# Check Your Understanding: Model Debugging

## Modeling Approach

You and your friend Mel like unicorns. In fact, you like unicorns so much, you decide to predict unicorn appearances using ... machine learning. You have a dataset of 10,000 unicorn appearances. For each appearance, the dataset contains the location, time of day, elevation, temperature, humidity, population density, tree cover, presence of a rainbow, and many other features.

You want to start developing your ML model. Which one of the following approaches is a good way to start development?
Unicorns often appear at dawn and dusk. Therefore, use the feature "time of day" to create a linear model.
Correct. A linear model that uses one or two highly-predictive features is an effective way to start.
Predicting unicorn appearances is a very hard problem. Therefore, use a deep neural network with all available features.
Incorrect. Starting with a complex model will complicate debugging.
Start with a simple linear model but use all the features to ensure the simple model has predictive power.
Incorrect. If you use lots of the features, even with a linear model, then the resulting model is complex and hard to debug.

## Baselines

Using regression with mean square error (MSE) loss, you are predicting the cost of a taxi ride using the ride's duration, distance, origin, and end. You know:

• Mean ride cost is \$15.
• Ride cost increases by a fixed amount per kilometer.
• Rides within the downtown area are charged extra.
• Rides start at a minimum cost of \$3.

Determine whether the following baselines are useful.

Is this a useful baseline: Every ride costs \$15.
Yes
Correct. The mean cost is a useful baseline.
No
Incorrect. Always predicting the mean results in a lower MSE than always predicting any other value. Therefore, testing a model against this baseline provides a meaningful comparison.
It depends on what the standard deviation of the ride cost is.
Incorrect. Irrespective of the standard deviation, the mean cost of the ride is a useful baseline because always predicting the mean results in a lower MSE when compared to always predicting any other value.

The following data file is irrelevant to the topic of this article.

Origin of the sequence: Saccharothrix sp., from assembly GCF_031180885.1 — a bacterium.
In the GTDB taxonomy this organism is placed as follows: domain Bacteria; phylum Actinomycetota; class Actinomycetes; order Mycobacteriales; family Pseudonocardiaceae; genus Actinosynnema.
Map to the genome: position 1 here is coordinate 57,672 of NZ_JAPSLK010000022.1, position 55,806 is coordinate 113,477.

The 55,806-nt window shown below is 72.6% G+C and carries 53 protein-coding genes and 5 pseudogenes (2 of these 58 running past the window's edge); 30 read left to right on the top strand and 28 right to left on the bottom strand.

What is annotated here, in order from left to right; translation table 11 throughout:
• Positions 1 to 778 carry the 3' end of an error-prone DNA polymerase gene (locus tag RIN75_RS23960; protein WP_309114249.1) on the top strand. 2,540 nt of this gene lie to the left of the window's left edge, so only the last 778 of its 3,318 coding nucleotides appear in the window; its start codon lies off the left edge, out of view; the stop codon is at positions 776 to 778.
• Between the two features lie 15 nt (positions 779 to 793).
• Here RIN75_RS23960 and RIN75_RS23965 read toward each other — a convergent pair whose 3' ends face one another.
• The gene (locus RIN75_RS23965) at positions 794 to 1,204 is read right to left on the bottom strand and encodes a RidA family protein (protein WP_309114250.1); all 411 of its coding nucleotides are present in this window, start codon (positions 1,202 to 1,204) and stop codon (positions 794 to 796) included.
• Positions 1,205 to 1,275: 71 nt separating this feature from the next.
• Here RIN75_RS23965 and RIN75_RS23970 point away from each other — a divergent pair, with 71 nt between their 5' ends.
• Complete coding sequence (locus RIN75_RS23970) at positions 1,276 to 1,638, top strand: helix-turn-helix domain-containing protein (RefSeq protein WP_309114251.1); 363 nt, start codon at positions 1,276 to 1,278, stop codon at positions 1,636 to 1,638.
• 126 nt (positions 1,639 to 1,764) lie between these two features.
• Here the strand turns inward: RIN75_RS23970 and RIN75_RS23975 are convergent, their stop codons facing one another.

Is this a useful baseline: A trained model that uses only duration and origin as features.
Yes
Incorrect. You should only use a trained model as a baseline after the model is fully validated in production. Furthermore, the trained model should itself be validated against a simpler baseline.
No
Correct. You should only use a trained model as a baseline after the model is fully validated in production.
Is this a useful baseline: A ride's cost is the ride distance (in kilometers) multiplied by the fare per kilometer.
Yes
Correct. Distance is the most important factor in determining ride cost. Therefore, a baseline that relies on distance is useful.
No
Incorrect. Distance is the most important factor in determinig ride cost. Therefore, a baseline that relies on distance is useful.
Is this a useful baseline: Every ride costs \$1. Because the model must always beat this baseline. If the model does not beat this baseline, then we can be certain that the model has a bug.
Yes
Incorrect. This is not a useful baseline because it is always wrong. Comparing a model against a baseline that is always wrong is not meaningful.
No
Correct. This baseline is not a useful test of your model.

## Hyperparameters

The following questions describe problems in training a classifier. Choose actions that could fix the problem described.